0
Research Papers: Fuel Combustion

Characteristic Analysis of a Rotary Regenerative Type Catalytic Combustion Reactor for Ultra Low Calorific Value Gas

[+] Author and Article Information
Zhenkun Sang

Key Laboratory of Power Machinery
and Engineering,
Ministry of Education,
Shanghai Jiao Tong University,
800 Dong Chuan Road,
Minhang District,
Shanghai 200240, China
e-mail: goosang@sjtu.edu.cn

Zemin Bo

Key Laboratory of Power Machinery
and Engineering,
Ministry of Education,
Shanghai Jiao Tong University,
800 Dong Chuan Road,
Minhang District,
Shanghai 200240, China
e-mail: rightbo123@sjtu.edu.cn

Xing Liu

Key Laboratory of Power Machinery
and Engineering,
Ministry of Education,
Shanghai Jiao Tong University,
800 Dong Chuan Road,
Minhang District,
Shanghai 200240, China
e-mail: liuxing1992@sjtu.edu.cn

YiwuWeng

Key Laboratory of Power Machinery
and Engineering,
Ministry of Education,
Shanghai Jiao Tong University,
800 Dong Chuan Road,
Minhang District,
Shanghai 200240, China
e-mail: ywweng@sjtu.edu.cn

1Corresponding author.

Contributed by the Advanced Energy Systems Division of ASME for publication in the JOURNAL OF ENERGY RESOURCES TECHNOLOGY. Manuscript received July 25, 2016; final manuscript received July 26, 2017; published online September 18, 2017. Assoc. Editor: Ashwani K. Gupta.

J. Energy Resour. Technol 139(6), 062208 (Sep 18, 2017) (7 pages) Paper No: JERT-16-1307; doi: 10.1115/1.4037481 History: Received July 25, 2016; Revised July 26, 2017

In order to eliminate pollution from ultra low calorific value gas (ULCVG) of methane and achieve energy recovery simultaneously, a novel reactor with the function of regenerator and catalytic combustor named rotary regenerative type catalytic combustion reactor is studied. The reactor walls which store and reject heat alternatively can preheat incoming ULCVG to the ignition temperature of methane, and catalytic combustion occurs rapidly. According to the features of the reactor such as rotation and catalytic combustion, considering the conjugate heat exchange, the characteristics of this reactor were calculated and analyzed with the help of computational fluid dynamics (CFD). The results show that the ULCVG can be oxidized as a primary fuel, with the methane conversion above 91%, and the feasibility of this reactor is proved in theory. The reactor can continuously generate high-temperature gas (1035 K–1200 K) which can be used by the heat consumption unit (HCU) such as turbines, boilers, and solid oxide fuel cell services. Besides, the outlet gas and exhaust gas temperature vary roughly linearly with time, and this rule is useful to estimate the outlet temperature. Periodical rotation not only provides high-temperature zone which is beneficial to catalytic combustion, but also avoids further heat accumulation.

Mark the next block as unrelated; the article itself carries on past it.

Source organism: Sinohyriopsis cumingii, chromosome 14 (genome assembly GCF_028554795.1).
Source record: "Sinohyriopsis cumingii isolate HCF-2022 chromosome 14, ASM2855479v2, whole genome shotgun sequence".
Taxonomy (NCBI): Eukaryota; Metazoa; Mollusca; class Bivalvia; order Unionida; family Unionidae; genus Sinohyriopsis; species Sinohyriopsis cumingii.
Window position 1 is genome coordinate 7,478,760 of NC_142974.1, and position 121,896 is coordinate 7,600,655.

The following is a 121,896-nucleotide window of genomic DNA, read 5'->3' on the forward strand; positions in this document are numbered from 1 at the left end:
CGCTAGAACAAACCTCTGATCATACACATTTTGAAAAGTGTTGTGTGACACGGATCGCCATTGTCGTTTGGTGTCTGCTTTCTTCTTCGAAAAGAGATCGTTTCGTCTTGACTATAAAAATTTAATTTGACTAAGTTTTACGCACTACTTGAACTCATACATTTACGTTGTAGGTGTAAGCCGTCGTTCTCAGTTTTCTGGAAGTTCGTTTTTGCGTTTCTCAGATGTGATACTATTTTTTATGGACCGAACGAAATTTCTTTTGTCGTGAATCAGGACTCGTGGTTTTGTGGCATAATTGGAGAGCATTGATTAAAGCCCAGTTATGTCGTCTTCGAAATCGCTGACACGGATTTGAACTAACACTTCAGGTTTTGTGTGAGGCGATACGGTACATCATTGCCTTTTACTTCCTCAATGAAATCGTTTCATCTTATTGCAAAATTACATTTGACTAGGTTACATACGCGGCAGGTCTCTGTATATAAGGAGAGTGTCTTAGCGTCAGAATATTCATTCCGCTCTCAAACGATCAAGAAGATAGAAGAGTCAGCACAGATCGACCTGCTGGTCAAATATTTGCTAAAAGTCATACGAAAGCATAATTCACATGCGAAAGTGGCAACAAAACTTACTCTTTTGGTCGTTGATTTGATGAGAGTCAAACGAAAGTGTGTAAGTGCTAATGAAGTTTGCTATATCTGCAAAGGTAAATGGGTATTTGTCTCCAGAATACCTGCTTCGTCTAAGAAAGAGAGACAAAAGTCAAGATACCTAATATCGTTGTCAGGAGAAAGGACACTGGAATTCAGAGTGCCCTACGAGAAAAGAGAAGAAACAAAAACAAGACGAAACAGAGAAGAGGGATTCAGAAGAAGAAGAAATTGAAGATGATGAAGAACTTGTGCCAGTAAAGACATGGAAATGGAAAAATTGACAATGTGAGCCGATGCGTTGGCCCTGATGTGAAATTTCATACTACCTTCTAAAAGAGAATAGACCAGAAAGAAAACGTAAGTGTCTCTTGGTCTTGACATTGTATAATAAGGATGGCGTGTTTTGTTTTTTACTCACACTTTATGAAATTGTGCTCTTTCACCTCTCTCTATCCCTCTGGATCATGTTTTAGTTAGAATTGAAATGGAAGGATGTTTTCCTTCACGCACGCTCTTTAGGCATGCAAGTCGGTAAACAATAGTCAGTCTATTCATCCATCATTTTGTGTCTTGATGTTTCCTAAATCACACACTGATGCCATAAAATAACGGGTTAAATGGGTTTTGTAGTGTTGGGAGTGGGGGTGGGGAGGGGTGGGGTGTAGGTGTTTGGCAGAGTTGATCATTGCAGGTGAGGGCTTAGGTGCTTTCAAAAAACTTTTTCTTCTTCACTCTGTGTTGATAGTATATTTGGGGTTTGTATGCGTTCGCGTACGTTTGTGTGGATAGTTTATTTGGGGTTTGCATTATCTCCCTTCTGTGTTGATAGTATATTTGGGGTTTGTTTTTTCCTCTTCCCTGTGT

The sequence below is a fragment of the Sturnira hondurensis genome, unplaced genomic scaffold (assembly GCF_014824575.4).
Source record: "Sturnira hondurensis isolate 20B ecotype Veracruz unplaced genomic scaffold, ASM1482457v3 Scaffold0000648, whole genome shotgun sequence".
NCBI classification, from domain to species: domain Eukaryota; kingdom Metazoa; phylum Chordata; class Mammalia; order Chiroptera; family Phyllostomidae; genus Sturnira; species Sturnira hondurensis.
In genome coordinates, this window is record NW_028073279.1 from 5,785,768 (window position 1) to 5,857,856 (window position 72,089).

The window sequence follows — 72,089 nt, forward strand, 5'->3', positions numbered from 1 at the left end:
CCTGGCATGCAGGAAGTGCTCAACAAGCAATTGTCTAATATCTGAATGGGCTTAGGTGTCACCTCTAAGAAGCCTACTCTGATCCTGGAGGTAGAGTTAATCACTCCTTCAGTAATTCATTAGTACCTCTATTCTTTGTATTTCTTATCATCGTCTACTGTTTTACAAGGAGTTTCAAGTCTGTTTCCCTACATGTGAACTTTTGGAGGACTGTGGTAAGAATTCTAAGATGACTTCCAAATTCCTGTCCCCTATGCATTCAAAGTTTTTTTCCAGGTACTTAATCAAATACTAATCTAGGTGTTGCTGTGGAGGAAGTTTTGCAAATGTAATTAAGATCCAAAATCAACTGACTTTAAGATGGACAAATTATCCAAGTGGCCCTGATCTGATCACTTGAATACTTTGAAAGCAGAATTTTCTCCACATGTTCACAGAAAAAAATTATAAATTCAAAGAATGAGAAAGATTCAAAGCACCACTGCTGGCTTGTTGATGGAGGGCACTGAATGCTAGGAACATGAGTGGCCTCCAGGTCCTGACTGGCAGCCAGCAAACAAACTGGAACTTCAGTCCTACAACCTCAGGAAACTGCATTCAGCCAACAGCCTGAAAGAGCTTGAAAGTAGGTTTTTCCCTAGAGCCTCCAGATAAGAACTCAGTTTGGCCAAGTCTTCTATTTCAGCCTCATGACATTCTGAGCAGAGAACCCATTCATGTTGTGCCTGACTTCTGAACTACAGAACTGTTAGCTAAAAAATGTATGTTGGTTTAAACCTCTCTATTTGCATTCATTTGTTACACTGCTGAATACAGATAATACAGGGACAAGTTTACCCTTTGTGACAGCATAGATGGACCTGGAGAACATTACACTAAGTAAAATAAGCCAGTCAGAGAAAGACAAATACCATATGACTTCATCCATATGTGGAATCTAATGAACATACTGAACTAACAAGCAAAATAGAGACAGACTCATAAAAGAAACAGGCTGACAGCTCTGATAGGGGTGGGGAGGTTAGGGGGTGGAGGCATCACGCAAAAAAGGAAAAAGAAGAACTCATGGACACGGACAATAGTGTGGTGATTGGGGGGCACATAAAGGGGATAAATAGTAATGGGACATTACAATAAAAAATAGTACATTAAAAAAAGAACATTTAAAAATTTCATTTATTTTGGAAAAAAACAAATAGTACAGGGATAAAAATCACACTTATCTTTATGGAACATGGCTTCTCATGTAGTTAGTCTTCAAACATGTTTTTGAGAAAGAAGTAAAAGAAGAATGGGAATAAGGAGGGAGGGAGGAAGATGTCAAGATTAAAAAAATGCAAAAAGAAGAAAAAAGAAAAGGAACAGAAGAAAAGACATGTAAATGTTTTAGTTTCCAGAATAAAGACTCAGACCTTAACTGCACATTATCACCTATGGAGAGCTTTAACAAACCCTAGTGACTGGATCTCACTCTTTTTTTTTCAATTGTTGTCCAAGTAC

FIGURES IN THIS ARTICLE
<>
Copyright © 2017 by ASME
Your Session has timed out. Please sign back in to continue.

References

Yusuf, R. O. , Noor, Z. Z. , Abba, A. H. , Hassan, M. A. A. , and Din, M. F. M. , 2012, “ Methane Emission by Sectors: A Comprehensive Review of Emission Sources and Mitigation Methods,” Renewable Sustainable Energy Rev., 16(7), pp. 5059–5070. [CrossRef]
Karakurt, I. , Aydin, G. , and Aydiner, K. , 2011, “ Mine Ventilation Air Methane as a Sustainable Energy Source,” Renewable Sustainable Energy Rev., 15(2), pp. 1042–1049. [CrossRef]
Chen, L. , Song, P. , Long, W. , Feng, Ly. , Zhang, J. , and Wang, Y. , 2017, “ Experimental Study of Operation Stability of a Spark Ignition Engine Fueled With Coal Bed Gas,” ASME J. Energy Resour. Technol., 139(4), p. 044501. [CrossRef]
Ferreira, S. B. , and Pilidis, P. , 2001, “ Comparison of Externally Fired and Internal Combustion Gas Turbines Using Biomass Gas,” ASME J. Energy Resour. Technol., 123(4), pp. 291–296. [CrossRef]
Su, S. , Beath, A. , Guo, H. , and Mallett, C. , 2005, “ An Assessment of Mine Methane Mitigation and Utilisation Technologies,” Prog. Energy Combust. Sci., 31(2), pp. 123–170. [CrossRef]
Warmuzinski, K. , 2008, “ Harnessing Methane Emissions From Coal Mining,” Process Saf. Environ. Prot., 86(5), pp. 315–320. [CrossRef]
Spadaccini, C. M. , Peck, J. , and Waitz, I . A. , 2007, “ Catalytic Combustion Systems for Microscale Gas Turbines,” ASME J. Energy Resour. Technol., 129(1), pp. 49–60.
Ralph, A. D. , Betta, J. C. S. , and David, K. Y. , 1995, “ Catalytic Combustion Technology to Achieve Ultra Low NOx, Emissions: Catalyst Design and Performance Characteristics,” Catal. Today, 26(3–4), pp. 329–335.
Arai, M. , Amagai, K. , and Mogi, T. , 2001, “ Catalytic Combustion of Pre-Vaporized Liquid Fuel,” ASME J. Energy Resour. Technol., 123(1), pp. 44–49. [CrossRef]